In the case at bar, did Justice Lonschein cross that line? I am not persuaded that he did. Justice Lonschein shares with all judges the inherent power to ensure proper conduct in his courtroom. Indeed, that power is cast in terms of obligation in section 100.3(a)(2) of the Rules of the Chief Administrative Judge, 22 NYCRR § 100.3(a)(2), which states that: "A judge shall maintain order and decorum in proceedings before him or her." Justice Lonschein, in respect of proceedings in his courtroom and chambers, apparently takes the position that male attorneys should wear neckties; but he does not impose that requirement upon female attorneys. In making that distinction, Justice Lonschein cannot reasonably be charged with impermissible sex discrimination. He is saying no more, and no less, than that a male attorney appearing without a necktie is lacking in decorum, whereas a female attorney who does not wear a necktie is not lacking in decorum.
The distinction is, in my view, the functional equivalent of the distinction upheld in Longo, where the employer concluded, without violating the civil rights laws, that long hair on male employees constituted impermissible grooming, whereas long hair on female employees did not. Neither case rises to the level of enforced stereotyping by dress implicated in Carroll.
At least until that dreadful day when unisex identity of dress and appearance arrives, judicial officers such as Justice Lonschein are entitled to some latitude in differentiating between male and female attorneys, within the context of decorous professional behavior and appearance. I amy judicially notice that, in this year of grace 1985, virtually all male attorneys admitted to the bar wear neckties (four in hand or bow) when they appear in court or in a judge's chambers, whereas only a distinct minority of female attorneys do so. And these differences in style of dress result not from mandates imposed upon the male and female attorneys by some coercive authority (as in the case of the female bank employees in Carroll), but rather because this is the current fashion. Because contemporary fashions are different, a judge may permissibly conclude that a male attorney appearing in court without a necktie is lacking in proper decorum, whereas a female attorney not wearing a necktie is not subject to that criticism.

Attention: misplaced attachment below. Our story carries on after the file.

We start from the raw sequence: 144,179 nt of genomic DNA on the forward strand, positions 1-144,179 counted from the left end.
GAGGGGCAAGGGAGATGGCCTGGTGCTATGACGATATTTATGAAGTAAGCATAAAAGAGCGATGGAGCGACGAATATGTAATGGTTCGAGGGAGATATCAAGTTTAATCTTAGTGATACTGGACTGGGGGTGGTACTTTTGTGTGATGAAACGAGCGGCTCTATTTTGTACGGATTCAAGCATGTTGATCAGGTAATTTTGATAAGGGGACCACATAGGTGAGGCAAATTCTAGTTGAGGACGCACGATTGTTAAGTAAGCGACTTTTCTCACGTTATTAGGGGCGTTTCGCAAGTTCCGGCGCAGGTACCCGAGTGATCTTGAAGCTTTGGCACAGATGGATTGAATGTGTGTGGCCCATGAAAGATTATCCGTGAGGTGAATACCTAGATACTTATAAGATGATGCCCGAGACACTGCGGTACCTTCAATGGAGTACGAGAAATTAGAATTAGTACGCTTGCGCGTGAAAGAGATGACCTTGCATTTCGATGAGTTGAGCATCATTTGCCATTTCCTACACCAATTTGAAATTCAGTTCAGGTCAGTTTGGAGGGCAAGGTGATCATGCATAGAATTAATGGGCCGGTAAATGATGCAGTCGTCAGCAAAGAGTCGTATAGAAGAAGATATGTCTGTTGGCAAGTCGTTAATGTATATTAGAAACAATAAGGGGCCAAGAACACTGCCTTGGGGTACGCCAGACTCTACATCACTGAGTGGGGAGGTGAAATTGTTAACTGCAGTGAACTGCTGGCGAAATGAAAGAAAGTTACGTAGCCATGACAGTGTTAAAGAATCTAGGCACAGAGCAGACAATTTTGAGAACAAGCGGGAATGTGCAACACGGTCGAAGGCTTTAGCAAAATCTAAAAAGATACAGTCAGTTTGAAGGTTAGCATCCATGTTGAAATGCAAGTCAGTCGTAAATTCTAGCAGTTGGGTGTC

Accordingly the constitutional claim against both defendants fails, and must be dismissed. The pendent state claims will be dismissed as well.
Except as noted in the margin, I reach no other issue.
Because the complaint raised a claim of some arguable constitutional merit, I deny defendants' application for costs and attorneys' fees.
The Clerk of the Court is directed to dismiss the complaint with prejudice and without costs.
It is SO ORDERED.